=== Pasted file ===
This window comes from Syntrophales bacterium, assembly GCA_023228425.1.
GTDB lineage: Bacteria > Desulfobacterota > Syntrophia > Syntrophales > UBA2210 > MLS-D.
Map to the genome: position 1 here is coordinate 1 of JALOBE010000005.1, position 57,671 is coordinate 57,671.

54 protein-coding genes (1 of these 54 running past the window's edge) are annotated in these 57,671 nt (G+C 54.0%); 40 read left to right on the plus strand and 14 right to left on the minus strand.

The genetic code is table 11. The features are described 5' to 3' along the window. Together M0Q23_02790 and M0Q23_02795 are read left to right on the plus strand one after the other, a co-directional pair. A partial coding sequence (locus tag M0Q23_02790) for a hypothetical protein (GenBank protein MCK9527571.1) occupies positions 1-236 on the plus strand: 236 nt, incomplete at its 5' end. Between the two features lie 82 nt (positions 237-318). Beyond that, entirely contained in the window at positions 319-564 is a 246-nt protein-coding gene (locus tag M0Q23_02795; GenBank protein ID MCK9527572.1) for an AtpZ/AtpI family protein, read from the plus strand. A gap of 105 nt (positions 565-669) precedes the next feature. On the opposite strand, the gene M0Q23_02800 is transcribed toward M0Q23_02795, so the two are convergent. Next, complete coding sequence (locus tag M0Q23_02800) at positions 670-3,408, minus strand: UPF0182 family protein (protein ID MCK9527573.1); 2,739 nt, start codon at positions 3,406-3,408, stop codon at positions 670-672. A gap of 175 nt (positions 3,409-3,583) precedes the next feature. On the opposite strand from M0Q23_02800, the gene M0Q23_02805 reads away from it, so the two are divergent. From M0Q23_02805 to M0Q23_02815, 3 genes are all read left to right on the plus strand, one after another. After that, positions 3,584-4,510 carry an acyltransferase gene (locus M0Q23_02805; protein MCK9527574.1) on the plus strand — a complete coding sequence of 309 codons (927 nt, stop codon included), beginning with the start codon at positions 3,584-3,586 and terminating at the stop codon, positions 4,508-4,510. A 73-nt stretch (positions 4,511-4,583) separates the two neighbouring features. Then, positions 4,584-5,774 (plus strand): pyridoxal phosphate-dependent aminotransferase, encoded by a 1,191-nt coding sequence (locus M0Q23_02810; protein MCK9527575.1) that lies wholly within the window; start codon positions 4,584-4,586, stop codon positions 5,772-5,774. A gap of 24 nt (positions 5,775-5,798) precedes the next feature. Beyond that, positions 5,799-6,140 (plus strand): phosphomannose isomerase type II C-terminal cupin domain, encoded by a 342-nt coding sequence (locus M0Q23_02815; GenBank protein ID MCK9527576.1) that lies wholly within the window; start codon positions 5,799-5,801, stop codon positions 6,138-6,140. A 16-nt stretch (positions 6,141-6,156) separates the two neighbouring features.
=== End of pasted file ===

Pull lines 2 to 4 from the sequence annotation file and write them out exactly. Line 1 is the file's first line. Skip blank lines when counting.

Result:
GTDB lineage: Bacteria > Desulfobacterota > Syntrophia > Syntrophales > UBA2210 > MLS-D.
Map to the genome: position 1 here is coordinate 1 of JALOBE010000005.1, position 57,671 is coordinate 57,671.

54 protein-coding genes (1 of these 54 running past the window's edge) are annotated in these 57,671 nt (G+C 54.0%); 40 read left to right on the plus strand and 14 right to left on the minus strand.